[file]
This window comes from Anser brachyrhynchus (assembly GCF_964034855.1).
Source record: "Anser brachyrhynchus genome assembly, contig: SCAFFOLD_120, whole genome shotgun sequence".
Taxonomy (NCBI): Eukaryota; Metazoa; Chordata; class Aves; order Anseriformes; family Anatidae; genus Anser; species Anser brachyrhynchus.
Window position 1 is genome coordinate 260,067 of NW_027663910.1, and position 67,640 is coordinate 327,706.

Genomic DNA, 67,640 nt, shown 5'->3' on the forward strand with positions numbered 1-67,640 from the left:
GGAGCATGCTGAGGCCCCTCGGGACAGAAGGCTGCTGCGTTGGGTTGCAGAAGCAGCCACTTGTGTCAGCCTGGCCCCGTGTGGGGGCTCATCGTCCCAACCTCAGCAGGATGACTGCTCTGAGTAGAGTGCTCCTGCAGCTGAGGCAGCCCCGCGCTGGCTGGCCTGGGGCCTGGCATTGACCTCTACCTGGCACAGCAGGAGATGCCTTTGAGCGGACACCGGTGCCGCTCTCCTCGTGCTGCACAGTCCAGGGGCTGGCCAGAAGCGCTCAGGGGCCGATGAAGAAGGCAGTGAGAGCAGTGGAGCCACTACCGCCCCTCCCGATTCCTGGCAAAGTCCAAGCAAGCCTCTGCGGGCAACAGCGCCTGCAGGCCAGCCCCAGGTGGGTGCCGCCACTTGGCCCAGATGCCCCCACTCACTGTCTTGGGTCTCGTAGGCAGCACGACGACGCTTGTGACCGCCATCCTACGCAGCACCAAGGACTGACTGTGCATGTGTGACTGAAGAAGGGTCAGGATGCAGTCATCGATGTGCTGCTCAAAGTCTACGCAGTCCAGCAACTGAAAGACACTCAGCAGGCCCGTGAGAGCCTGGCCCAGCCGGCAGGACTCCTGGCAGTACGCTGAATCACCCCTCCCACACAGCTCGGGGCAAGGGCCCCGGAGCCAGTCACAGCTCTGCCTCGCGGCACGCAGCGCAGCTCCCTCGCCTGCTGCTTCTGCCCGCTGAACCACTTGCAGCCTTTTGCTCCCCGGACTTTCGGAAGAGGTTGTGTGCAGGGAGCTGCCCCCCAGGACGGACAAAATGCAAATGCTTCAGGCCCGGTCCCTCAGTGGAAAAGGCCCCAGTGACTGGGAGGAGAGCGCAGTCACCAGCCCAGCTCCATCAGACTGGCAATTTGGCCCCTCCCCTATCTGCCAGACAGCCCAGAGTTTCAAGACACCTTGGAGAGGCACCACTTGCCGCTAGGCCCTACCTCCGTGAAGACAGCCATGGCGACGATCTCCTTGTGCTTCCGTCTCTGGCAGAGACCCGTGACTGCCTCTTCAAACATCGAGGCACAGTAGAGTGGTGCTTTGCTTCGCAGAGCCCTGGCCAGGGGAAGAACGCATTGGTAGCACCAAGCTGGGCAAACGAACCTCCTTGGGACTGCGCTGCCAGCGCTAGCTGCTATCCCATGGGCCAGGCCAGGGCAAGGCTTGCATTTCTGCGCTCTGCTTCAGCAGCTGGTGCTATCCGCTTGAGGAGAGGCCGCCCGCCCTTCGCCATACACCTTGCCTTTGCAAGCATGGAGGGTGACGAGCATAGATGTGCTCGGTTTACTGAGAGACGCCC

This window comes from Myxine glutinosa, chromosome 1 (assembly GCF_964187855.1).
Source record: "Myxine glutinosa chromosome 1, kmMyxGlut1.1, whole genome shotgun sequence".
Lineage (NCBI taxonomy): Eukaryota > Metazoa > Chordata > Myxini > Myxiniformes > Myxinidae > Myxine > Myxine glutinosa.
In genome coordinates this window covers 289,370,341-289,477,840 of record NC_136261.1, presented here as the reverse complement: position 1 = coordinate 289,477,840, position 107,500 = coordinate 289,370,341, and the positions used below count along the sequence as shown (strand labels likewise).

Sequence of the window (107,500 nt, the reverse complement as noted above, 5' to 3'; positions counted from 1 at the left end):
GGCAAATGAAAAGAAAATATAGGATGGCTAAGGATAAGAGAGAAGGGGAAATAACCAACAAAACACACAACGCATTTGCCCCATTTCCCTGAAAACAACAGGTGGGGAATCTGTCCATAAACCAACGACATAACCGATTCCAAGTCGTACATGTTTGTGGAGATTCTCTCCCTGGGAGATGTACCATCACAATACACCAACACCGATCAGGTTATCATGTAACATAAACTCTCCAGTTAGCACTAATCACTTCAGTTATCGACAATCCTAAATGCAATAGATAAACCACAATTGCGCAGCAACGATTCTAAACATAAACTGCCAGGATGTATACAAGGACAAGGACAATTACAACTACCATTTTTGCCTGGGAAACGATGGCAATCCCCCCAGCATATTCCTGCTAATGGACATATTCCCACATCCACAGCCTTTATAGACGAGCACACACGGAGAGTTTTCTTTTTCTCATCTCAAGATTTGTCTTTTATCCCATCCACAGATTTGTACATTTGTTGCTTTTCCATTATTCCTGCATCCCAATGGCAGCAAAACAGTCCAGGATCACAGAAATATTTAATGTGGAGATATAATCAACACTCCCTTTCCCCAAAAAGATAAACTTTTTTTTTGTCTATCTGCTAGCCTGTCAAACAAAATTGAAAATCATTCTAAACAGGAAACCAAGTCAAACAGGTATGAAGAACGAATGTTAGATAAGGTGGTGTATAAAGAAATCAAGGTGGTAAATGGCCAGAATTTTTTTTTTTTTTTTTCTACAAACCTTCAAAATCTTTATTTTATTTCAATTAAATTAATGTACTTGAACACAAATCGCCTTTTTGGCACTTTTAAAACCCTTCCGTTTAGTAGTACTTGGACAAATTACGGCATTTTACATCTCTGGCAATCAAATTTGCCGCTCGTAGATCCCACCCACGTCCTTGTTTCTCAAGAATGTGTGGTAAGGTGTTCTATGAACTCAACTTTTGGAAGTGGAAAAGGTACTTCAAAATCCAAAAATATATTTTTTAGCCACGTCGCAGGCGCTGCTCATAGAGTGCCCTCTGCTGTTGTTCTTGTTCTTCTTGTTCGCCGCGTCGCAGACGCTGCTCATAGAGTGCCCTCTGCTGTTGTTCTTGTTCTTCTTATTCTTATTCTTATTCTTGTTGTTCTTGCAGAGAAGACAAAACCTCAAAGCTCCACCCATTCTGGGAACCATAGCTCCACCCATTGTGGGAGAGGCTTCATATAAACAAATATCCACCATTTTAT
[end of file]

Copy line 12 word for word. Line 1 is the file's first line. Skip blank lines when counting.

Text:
GGCAAATGAAAAGAAAATATAGGATGGCTAAGGATAAGAGAGAAGGGGAAATAACCAACAAAACACACAACGCATTTGCCCCATTTCCCTGAAAACAACAGGTGGGGAATCTGTCCATAAACCAACGACATAACCGATTCCAAGTCGTACATGTTTGTGGAGATTCTCTCCCTGGGAGATGTACCATCACAATACACCAACACCGATCAGGTTATCATGTAACATAAACTCTCCAGTTAGCACTAATCACTTCAGTTATCGACAATCCTAAATGCAATAGATAAACCACAATTGCGCAGCAACGATTCTAAACATAAACTGCCAGGATGTATACAAGGACAAGGACAATTACAACTACCATTTTTGCCTGGGAAACGATGGCAATCCCCCCAGCATATTCCTGCTAATGGACATATTCCCACATCCACAGCCTTTATAGACGAGCACACACGGAGAGTTTTCTTTTTCTCATCTCAAGATTTGTCTTTTATCCCATCCACAGATTTGTACATTTGTTGCTTTTCCATTATTCCTGCATCCCAATGGCAGCAAAACAGTCCAGGATCACAGAAATATTTAATGTGGAGATATAATCAACACTCCCTTTCCCCAAAAAGATAAACTTTTTTTTTGTCTATCTGCTAGCCTGTCAAACAAAATTGAAAATCATTCTAAACAGGAAACCAAGTCAAACAGGTATGAAGAACGAATGTTAGATAAGGTGGTGTATAAAGAAATCAAGGTGGTAAATGGCCAGAATTTTTTTTTTTTTTTTTCTACAAACCTTCAAAATCTTTATTTTATTTCAATTAAATTAATGTACTTGAACACAAATCGCCTTTTTGGCACTTTTAAAACCCTTCCGTTTAGTAGTACTTGGACAAATTACGGCATTTTACATCTCTGGCAATCAAATTTGCCGCTCGTAGATCCCACCCACGTCCTTGTTTCTCAAGAATGTGTGGTAAGGTGTTCTATGAACTCAACTTTTGGAAGTGGAAAAGGTACTTCAAAATCCAAAAATATATTTTTTAGCCACGTCGCAGGCGCTGCTCATAGAGTGCCCTCTGCTGTTGTTCTTGTTCTTCTTGTTCGCCGCGTCGCAGACGCTGCTCATAGAGTGCCCTCTGCTGTTGTTCTTGTTCTTCTTATTCTTATTCTTATTCTTGTTGTTCTTGCAGAGAAGACAAAACCTCAAAGCTCCACCCATTCTGGGAACCATAGCTCCACCCATTGTGGGAGAGGCTTCATATAAACAAATATCCACCATTTTAT